The Cubs won the 2016 World Series. For any of the millions of faithful who have followed the travails of the Chicago baseball club, their first title in 108 years will live in memory.
“the meaning of sports has been changed by technoscience, and in the next century, change is likely to accelerate.”
Baseball has served a distinctive slice of the American social experience for over 170 years. It has been the subject of countless fiction and nonfiction books, movies, plays, and music.
“Off Speed is very much like the perfect game it describes: a true gem.”
For Detroit Tigers fans and for baseball fans in general, Hank Greenberg is remembered as one of the greatest players in Tigers history.
For those who lived through the sixties, this account of some of the major events and people of the decade is certain to resonate.
Brian Kenny’s book, Ahead of the Curve: Inside the Baseball Revolution, borders on heresy.
“an amazing true story that is told with immeasurable depth and compassion . . . an extraordinary glimpse . . .”
Title IX of the Educational Amendments Act of 1972 transformed women’s sports in America and is now a familiar historical marker.
Charles “Sonny” Liston, former heavyweight champion turned drug dealer, was found dead in his Las Vegas home on January 5, 1971.
The current controversy over the name “Redskins” and the reputation of team owner Dan Snyder seem to be a natural legacy of the team founder and owner George Preston Marshall.
One definition of heroine, according to my dictionary is “a woman who is admired for great or brave acts or fine qualities.” Note the word brave; it is crucial.
Playing Through the Whistle captures the story of Aliquippa, a small city of just over 9,000 people in western Pennsylvania, not far from Pittsburgh.
It is understandable that the public focuses on the exploits of our football heroes both in the professional and college ranks. These young athletes perform boundless feats on the fields of play.
Every once in a while, every American needs to pick up and read a book like Fire in My Eyes: An American’s Journey from Being Blinded on the Battlefield to a Gold Medal Victory by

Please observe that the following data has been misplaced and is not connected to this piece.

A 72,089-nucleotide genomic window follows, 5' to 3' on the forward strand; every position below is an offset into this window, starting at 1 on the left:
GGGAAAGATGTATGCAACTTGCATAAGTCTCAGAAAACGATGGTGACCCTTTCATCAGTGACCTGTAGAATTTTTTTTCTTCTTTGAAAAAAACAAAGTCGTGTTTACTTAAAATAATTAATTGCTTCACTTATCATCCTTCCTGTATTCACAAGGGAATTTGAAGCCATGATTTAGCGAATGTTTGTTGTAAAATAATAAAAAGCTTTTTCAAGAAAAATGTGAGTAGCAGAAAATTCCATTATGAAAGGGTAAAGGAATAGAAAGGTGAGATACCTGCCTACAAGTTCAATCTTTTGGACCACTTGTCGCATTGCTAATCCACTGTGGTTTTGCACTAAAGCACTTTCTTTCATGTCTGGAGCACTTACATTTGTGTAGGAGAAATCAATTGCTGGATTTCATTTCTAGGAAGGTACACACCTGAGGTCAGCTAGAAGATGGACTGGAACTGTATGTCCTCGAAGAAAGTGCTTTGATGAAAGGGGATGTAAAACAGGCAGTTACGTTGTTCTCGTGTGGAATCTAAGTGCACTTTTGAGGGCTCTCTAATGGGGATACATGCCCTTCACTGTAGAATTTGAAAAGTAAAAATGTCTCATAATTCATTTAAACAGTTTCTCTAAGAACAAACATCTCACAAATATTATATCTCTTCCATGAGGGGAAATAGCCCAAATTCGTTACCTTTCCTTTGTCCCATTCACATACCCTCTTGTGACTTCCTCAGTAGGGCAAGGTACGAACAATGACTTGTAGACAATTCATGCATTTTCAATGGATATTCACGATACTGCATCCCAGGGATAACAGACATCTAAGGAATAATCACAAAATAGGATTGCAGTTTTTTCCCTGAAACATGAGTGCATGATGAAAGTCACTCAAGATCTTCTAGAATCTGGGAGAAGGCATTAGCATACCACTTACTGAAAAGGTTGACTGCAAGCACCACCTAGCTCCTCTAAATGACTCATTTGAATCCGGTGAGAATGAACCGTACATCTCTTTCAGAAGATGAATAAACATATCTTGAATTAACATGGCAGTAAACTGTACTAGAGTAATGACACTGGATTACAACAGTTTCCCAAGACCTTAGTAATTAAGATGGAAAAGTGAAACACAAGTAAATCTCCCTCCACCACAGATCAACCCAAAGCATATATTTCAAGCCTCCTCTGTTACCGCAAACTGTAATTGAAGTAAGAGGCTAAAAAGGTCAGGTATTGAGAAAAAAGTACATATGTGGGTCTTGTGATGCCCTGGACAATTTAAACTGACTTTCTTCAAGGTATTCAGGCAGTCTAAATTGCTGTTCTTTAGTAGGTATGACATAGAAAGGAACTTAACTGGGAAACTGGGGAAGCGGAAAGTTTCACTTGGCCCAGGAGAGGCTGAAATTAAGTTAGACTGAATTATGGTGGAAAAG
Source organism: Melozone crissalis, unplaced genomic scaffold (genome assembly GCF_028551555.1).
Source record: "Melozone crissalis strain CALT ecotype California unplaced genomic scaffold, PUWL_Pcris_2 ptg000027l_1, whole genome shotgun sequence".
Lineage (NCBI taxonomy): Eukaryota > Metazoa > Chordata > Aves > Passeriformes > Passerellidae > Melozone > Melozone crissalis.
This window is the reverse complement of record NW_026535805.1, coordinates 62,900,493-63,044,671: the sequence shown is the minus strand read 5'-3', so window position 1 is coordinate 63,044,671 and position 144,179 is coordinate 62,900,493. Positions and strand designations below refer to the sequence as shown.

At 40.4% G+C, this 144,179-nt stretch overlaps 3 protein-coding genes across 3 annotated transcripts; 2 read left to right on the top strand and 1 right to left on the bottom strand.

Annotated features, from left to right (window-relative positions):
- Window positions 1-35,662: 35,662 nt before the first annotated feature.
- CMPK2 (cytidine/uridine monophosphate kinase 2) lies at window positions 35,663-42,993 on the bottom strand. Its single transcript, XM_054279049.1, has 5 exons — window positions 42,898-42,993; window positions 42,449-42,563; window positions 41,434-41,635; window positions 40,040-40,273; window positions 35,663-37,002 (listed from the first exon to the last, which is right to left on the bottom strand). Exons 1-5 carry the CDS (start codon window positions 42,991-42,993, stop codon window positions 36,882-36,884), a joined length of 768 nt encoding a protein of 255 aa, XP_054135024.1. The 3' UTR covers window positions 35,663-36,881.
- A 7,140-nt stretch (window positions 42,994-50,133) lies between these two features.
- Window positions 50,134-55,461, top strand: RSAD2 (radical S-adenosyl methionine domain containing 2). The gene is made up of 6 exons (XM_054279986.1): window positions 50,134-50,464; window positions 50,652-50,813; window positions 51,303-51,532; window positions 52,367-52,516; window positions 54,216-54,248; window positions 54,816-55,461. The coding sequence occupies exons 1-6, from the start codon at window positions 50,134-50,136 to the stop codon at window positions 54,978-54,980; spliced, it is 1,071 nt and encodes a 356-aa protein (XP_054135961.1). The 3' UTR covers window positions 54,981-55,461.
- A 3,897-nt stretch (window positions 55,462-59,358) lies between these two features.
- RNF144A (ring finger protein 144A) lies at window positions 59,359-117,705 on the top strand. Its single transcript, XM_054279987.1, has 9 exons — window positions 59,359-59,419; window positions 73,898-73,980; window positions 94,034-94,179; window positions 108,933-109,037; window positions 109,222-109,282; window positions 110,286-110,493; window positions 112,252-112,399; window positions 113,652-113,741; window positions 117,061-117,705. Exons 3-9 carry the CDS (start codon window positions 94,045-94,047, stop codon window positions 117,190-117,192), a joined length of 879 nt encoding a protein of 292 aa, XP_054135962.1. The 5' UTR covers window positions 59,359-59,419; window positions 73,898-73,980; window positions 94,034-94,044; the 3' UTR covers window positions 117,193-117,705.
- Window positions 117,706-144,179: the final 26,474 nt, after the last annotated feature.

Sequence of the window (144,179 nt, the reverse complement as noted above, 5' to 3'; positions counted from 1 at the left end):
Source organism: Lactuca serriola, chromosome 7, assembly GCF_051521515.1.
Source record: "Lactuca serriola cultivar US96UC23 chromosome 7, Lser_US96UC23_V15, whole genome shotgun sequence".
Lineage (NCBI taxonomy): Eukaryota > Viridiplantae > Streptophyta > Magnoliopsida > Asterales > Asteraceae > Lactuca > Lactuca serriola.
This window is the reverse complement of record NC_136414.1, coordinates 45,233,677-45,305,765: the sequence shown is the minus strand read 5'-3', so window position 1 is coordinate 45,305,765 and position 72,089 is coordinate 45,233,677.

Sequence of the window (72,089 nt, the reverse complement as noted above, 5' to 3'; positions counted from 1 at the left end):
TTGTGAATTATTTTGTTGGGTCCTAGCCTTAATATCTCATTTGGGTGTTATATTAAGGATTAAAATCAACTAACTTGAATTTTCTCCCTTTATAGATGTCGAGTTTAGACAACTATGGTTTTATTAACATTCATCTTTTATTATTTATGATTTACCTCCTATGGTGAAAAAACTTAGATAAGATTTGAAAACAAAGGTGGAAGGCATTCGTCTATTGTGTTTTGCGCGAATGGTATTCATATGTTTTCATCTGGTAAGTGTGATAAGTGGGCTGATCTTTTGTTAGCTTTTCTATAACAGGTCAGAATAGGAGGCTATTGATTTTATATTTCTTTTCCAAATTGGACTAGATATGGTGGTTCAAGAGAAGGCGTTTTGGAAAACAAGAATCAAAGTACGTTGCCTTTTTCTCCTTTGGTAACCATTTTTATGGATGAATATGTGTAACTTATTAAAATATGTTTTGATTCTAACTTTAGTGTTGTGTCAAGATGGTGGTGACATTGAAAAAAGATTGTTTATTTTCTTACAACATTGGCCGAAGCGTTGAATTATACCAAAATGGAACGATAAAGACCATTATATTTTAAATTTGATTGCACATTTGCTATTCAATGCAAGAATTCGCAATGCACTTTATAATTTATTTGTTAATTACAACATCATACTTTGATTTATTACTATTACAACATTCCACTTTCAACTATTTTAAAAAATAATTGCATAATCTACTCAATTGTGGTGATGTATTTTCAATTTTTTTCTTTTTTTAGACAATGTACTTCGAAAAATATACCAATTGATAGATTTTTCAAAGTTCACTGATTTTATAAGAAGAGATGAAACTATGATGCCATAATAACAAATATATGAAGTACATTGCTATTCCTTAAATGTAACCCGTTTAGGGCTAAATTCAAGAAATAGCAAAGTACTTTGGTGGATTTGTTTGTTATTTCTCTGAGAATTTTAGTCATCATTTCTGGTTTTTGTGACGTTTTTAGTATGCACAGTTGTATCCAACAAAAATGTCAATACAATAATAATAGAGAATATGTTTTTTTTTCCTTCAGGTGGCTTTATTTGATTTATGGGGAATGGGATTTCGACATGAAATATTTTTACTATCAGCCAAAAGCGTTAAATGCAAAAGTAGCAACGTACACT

“Burton and O’Reilly have an important book to write, but this was not it.”
Who Shot Sports is an engrossing photo exhibition between covers that more than proves the truism that a picture is, indeed, worth a thousand words.
Renowned sportswriter David Goldblatt’s encyclopedic history of the Olympic Games is a timely and impressively expansive view of arguably the world’s most beloved sporting event, as he chronicles t
Jeff Passan, a baseball columnist at Yahoo! Sports, set out to write a baseball book that he hoped “could help a lot of people.” He categorically succeeded.
Neil Leifer discovered "a camera could be my ticket to everywhere. A kind of magic carpet . . . to anyplace I wanted to go." That camera took him to fascinating places.
Writing about sports, in particular about the historical pathways of baseball, is a favorite pastime of academics.
It used to be the best pro athlete made about as much as an early career MBA. Today, the top professional athlete might make 100 times what a top B-school MBA might earn.
America’s favorite sport is football. Although some can remember when baseball was the national pastime, America’s sports consciousness has migrated to the gridiron.
Hans Christian Andersen wrote a fable about weavers who promised their emperor a new suit of clothes.